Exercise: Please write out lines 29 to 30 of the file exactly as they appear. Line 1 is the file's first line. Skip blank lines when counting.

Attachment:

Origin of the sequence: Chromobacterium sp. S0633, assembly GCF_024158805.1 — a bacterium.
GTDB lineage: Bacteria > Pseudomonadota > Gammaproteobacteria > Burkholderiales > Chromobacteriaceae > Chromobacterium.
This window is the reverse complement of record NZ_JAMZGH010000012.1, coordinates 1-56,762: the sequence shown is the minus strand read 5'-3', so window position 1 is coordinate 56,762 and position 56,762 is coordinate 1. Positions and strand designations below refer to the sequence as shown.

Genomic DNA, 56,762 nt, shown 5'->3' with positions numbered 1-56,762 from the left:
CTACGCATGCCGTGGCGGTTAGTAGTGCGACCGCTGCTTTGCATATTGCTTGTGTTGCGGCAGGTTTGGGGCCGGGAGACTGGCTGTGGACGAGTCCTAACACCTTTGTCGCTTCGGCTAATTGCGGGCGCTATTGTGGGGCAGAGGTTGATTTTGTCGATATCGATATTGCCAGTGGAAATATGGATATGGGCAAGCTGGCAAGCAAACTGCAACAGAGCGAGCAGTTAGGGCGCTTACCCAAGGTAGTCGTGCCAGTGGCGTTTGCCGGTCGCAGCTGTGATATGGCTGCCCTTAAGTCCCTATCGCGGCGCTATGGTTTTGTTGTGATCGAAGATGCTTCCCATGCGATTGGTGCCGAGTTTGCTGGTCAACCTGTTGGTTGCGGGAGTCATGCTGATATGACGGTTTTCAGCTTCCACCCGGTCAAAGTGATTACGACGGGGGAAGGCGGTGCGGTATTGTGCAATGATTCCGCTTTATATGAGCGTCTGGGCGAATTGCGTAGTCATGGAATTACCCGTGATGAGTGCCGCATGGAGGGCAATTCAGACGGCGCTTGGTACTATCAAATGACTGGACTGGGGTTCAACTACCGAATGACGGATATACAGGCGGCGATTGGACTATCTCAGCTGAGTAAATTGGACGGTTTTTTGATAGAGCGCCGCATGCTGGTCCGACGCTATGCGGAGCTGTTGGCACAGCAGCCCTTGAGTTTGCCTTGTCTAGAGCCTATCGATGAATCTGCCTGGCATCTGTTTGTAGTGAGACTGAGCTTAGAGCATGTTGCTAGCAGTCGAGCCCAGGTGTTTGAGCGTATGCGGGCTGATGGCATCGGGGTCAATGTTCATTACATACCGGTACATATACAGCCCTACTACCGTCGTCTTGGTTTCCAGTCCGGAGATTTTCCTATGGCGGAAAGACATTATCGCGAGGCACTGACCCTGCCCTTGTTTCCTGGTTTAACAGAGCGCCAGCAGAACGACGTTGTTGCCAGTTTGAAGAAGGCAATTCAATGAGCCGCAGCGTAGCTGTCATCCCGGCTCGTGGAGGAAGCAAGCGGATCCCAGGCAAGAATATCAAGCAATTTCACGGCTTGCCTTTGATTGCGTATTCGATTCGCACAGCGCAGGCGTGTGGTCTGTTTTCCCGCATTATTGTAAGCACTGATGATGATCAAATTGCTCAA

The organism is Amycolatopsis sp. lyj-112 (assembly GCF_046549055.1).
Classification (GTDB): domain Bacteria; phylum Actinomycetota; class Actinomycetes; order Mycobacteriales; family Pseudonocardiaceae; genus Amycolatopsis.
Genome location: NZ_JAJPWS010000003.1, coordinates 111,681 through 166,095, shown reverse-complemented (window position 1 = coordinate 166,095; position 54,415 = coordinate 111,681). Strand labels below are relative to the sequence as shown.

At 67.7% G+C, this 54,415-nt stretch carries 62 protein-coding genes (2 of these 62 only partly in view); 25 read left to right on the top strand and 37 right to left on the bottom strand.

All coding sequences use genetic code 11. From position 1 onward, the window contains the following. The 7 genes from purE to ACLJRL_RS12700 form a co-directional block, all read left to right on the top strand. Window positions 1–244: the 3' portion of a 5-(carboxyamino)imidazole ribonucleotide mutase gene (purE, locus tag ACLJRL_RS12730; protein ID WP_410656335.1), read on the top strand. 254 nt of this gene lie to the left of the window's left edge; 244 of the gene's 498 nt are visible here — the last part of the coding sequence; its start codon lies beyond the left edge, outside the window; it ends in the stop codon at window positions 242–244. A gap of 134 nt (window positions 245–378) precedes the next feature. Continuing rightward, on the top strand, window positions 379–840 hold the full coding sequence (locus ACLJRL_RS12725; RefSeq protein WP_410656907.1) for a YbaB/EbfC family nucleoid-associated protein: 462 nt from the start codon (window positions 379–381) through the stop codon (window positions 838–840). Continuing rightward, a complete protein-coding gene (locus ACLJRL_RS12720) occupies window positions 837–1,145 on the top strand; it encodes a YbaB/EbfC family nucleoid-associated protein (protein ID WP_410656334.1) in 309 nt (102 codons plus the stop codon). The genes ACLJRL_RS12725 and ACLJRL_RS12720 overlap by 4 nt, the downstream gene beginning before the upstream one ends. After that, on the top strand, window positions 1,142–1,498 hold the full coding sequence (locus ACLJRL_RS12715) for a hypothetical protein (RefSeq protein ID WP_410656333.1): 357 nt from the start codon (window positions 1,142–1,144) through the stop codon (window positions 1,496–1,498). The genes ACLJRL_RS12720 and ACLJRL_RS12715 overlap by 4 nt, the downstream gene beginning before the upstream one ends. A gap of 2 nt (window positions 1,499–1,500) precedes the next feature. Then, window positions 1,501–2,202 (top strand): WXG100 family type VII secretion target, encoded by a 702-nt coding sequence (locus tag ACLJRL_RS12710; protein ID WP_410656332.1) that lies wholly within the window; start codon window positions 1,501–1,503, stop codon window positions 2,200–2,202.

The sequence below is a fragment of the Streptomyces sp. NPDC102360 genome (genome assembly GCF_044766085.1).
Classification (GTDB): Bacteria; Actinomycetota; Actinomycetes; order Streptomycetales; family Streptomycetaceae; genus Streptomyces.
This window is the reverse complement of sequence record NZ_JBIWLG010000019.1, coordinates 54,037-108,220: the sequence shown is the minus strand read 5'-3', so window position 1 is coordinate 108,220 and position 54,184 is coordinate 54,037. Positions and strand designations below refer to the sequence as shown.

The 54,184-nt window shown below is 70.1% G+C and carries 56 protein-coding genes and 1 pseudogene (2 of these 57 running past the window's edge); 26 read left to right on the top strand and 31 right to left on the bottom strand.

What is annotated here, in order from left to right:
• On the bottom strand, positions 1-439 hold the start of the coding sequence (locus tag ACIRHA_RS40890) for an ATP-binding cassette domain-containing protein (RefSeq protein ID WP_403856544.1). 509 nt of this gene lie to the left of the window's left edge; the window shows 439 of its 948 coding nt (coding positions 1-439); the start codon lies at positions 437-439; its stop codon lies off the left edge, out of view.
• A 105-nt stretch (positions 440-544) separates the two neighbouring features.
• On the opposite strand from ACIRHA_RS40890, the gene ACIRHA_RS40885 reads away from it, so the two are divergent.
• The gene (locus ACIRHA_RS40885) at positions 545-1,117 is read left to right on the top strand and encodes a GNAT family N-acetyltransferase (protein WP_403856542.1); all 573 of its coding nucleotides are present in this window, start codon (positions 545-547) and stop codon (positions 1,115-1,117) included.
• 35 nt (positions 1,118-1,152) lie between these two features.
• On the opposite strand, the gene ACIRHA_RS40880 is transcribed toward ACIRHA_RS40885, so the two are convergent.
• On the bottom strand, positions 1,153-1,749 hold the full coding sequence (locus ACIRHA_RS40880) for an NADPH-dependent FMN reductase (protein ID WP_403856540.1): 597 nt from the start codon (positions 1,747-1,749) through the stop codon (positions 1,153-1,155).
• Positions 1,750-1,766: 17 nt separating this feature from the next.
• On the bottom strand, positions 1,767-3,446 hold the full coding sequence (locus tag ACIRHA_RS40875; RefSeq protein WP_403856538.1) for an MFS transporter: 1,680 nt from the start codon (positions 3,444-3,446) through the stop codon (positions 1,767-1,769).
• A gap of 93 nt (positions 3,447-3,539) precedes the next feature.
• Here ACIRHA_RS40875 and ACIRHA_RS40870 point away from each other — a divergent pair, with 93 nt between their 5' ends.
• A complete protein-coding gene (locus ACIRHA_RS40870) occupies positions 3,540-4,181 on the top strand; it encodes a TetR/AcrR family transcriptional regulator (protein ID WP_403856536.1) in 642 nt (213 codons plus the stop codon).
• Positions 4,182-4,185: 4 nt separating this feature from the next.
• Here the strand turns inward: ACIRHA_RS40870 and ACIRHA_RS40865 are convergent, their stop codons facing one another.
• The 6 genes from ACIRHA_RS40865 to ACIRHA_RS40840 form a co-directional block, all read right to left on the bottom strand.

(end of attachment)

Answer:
• Here the strand turns inward: ACIRHA_RS40870 and ACIRHA_RS40865 are convergent, their stop codons facing one another.
• The 6 genes from ACIRHA_RS40865 to ACIRHA_RS40840 form a co-directional block, all read right to left on the bottom strand.